sex work

– A Bunny’s Tale –

Please don’t be mistaken by the title, it was nothing innocent as you imagined.

It was in fact an investigation journalism written by Gloria Steinem, when she was undercovering in Playboy Clubs as Playboy bunny in the 1960s. She made up her names, backgrounds and age to enter the scene without causing trouble, there she seen many interesting situations whilst she seen/experienced deeply on women being treated unfairly as a sexual object.

Despite my disagreement on her opinion toward sex work and women, I must admit that her notes on her two months as the playboy bunny was indeed fascinating, just like reading insider’s tale on almost every industry. It also nicely described how sex work (voluntary ones, I use voluntary to distinguish in case people might think I neglect the potential coered ones) aren’t totally different from actual labours – we all worked hard with our body for the job given, we all have to put on a face/gesture/preparation to make a brilliant “performance”, as Arlie Hochschild (1983) would’ve said.

Even it’s Gloria Steinem and I wasn’t fan of her, her writing was in fact wasn’t bad.

Look it up -> (the actual article)


– SARA (film) –


In Hong Kong, SARA the film caused a load of stirs and talks because of this scene,

the scene was an actress call Charlene Choi and after years of playing sweetness and innocent, she plays in this film a woman who went through many problems, from being sexually assaulted by close relatives to having a sugar daddy. Sara was a woman she met in Thailand, whom shared a very tragic fate with C.C.’s character and C.C. wanted to save.

I must admit I am more than interested in her relationship with the sugar daddy, especially their interpretation from “sell & buy” to building up an actual attachment.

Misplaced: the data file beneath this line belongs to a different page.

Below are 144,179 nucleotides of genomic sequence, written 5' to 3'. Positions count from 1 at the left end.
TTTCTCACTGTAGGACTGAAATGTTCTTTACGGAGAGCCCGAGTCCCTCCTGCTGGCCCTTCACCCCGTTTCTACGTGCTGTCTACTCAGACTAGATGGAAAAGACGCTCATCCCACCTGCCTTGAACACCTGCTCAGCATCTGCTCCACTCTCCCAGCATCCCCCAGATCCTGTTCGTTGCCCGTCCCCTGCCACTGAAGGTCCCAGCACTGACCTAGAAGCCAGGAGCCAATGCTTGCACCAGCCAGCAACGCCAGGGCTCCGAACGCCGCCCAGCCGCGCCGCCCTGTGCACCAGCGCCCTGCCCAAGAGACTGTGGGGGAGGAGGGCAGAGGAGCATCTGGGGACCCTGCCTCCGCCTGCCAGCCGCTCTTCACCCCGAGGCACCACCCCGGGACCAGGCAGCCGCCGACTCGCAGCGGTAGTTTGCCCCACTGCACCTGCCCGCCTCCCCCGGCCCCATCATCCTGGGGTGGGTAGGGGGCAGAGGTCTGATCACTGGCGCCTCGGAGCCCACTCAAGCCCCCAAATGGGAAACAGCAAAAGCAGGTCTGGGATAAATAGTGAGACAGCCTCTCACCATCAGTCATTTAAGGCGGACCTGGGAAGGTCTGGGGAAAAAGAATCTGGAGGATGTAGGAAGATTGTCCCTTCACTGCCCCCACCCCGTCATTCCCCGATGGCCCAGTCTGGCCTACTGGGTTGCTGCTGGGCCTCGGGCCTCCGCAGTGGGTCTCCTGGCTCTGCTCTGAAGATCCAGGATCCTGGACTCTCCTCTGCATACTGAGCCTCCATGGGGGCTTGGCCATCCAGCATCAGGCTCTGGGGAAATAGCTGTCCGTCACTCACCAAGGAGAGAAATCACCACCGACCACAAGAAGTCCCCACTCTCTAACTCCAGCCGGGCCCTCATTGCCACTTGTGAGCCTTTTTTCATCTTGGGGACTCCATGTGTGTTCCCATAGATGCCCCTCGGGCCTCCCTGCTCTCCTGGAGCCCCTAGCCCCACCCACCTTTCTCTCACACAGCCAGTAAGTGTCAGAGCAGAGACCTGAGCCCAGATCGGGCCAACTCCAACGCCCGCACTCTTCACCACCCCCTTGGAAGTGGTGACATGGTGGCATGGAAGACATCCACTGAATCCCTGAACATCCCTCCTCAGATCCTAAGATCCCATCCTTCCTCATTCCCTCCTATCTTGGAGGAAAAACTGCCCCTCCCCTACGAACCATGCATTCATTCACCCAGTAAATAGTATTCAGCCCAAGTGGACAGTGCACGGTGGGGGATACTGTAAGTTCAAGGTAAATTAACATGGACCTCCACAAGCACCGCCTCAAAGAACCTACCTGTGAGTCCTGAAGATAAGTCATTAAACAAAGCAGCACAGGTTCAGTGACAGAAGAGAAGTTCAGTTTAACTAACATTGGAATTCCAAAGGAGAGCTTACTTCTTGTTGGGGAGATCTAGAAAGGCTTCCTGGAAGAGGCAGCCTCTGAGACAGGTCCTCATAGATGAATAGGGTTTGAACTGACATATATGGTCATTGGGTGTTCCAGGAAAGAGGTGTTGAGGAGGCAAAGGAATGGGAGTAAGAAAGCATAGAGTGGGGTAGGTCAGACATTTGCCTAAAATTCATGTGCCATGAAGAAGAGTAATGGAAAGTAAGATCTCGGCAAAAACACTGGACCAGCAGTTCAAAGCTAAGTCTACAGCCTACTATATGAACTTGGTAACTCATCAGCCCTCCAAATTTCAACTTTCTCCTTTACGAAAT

It also brought questions over Hong Kong’s issues, from government being corrupted and useless to all kinds of matters.

I would like this film to be shown in Film 4 one day…



– Byzantium –





Finally watched Byzantium last night, after cooking vegetable fried rice !! I must admit despite the brutality style of killing/murder in the duration of the film, I quite enjoyed it. Some said the story was hardly interesting (as there are no excitement), but I enjoy it as it was like mystery novels you gotta keep flipping pages… I like Saoirse’s character, filled with history and want to write to let the world know her story. However I have issue with the boy she falls in love, especially when he betrayed her trust by passing her story to the tutors and cause troubles for her and her mum (Gemma Arterton).

Gemma Arterton reminded me of “Mona Lisa” (N.J.s previous film I watched) – they both have been working as sex worker for sometime, both were strong and able to react quickly to situations. However I like Arterton’s character more because of her clean-cut and resourceful characteristics , for example she was able to turn a run-down hotel into a brothel. Also the times when she was able to get up and go with work, such as the time as soon as she arrived the town she began working her way to money as a street sex worker. Sex Work in my eyes through this film was like vampires, both were so against the law (morality more like) yet shared such strong aura for attractions and a deep sense of history.